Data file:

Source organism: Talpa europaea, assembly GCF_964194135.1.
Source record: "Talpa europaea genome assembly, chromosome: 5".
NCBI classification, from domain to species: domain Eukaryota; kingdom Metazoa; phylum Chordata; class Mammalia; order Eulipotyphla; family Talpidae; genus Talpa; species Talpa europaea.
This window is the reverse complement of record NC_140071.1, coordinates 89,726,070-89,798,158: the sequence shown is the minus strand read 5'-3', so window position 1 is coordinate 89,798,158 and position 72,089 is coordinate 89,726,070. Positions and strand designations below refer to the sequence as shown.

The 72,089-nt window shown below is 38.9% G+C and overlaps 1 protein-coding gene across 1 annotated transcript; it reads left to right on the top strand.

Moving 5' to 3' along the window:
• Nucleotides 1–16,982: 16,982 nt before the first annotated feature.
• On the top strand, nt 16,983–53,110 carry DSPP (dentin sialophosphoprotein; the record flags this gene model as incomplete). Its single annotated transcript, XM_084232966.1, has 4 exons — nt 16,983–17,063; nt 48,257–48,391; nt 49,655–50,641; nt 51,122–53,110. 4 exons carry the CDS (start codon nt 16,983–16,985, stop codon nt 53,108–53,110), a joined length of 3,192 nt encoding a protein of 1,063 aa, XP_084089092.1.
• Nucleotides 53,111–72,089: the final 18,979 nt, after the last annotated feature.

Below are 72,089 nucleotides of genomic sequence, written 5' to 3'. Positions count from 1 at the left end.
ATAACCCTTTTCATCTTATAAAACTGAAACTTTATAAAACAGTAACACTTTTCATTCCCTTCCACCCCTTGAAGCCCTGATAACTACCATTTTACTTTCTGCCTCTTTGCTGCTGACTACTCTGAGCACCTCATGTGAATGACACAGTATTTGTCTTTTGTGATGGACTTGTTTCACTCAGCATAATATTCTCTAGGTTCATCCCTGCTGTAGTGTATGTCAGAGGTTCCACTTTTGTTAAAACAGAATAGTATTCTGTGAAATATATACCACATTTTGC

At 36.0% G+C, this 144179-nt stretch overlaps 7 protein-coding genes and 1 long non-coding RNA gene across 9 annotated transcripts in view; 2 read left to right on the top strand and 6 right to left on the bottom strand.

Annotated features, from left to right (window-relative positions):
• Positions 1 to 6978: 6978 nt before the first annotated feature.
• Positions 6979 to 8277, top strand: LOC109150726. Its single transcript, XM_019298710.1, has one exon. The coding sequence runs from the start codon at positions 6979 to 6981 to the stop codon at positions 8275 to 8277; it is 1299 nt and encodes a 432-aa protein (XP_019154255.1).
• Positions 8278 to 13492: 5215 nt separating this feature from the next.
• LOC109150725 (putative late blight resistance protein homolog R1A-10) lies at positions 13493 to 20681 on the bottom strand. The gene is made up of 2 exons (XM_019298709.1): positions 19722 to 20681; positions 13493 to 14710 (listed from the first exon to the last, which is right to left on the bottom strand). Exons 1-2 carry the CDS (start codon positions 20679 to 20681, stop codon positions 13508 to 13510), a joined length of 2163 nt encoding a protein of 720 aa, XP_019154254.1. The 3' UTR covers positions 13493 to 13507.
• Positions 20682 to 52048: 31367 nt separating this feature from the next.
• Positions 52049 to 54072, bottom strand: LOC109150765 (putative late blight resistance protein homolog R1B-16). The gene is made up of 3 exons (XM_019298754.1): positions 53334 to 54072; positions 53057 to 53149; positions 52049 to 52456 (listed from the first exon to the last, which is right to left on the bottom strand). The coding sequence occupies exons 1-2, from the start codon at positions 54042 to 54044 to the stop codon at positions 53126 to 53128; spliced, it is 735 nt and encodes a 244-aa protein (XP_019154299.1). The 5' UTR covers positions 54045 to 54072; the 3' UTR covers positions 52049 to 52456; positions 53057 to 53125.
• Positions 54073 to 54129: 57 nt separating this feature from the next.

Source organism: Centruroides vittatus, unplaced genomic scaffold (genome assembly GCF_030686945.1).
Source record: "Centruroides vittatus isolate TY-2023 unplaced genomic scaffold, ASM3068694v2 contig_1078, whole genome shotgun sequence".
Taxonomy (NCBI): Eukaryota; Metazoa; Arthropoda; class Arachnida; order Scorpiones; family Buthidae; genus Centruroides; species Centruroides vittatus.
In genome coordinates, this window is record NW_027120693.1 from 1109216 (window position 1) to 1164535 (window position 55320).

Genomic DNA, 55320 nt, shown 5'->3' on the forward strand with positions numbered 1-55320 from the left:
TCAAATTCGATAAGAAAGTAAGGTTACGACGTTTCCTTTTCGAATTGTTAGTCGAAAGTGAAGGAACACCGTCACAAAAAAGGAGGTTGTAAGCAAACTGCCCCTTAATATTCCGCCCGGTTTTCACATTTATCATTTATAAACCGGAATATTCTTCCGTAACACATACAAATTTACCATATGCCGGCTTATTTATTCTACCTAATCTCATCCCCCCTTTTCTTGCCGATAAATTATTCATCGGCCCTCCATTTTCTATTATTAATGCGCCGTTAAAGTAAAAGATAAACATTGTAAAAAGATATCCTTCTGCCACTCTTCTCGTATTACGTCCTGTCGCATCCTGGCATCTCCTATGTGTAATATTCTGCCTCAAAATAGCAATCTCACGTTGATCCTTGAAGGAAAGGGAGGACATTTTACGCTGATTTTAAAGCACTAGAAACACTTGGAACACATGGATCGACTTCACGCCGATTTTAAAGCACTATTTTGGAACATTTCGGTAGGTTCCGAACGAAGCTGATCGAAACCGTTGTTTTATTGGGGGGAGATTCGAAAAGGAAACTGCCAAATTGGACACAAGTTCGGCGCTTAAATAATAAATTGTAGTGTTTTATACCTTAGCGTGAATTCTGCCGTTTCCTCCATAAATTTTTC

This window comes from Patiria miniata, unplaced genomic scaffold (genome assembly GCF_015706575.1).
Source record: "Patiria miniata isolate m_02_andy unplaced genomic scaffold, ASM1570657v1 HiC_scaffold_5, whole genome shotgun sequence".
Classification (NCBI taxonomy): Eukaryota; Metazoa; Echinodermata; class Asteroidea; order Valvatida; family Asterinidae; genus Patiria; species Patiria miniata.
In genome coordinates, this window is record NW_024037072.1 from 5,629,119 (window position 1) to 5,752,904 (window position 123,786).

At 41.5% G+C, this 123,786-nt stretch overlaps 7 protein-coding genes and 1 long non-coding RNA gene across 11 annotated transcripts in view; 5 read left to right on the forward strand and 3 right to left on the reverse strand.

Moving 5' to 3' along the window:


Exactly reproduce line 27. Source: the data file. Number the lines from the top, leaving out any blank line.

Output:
This window comes from Patiria miniata, unplaced genomic scaffold (genome assembly GCF_015706575.1).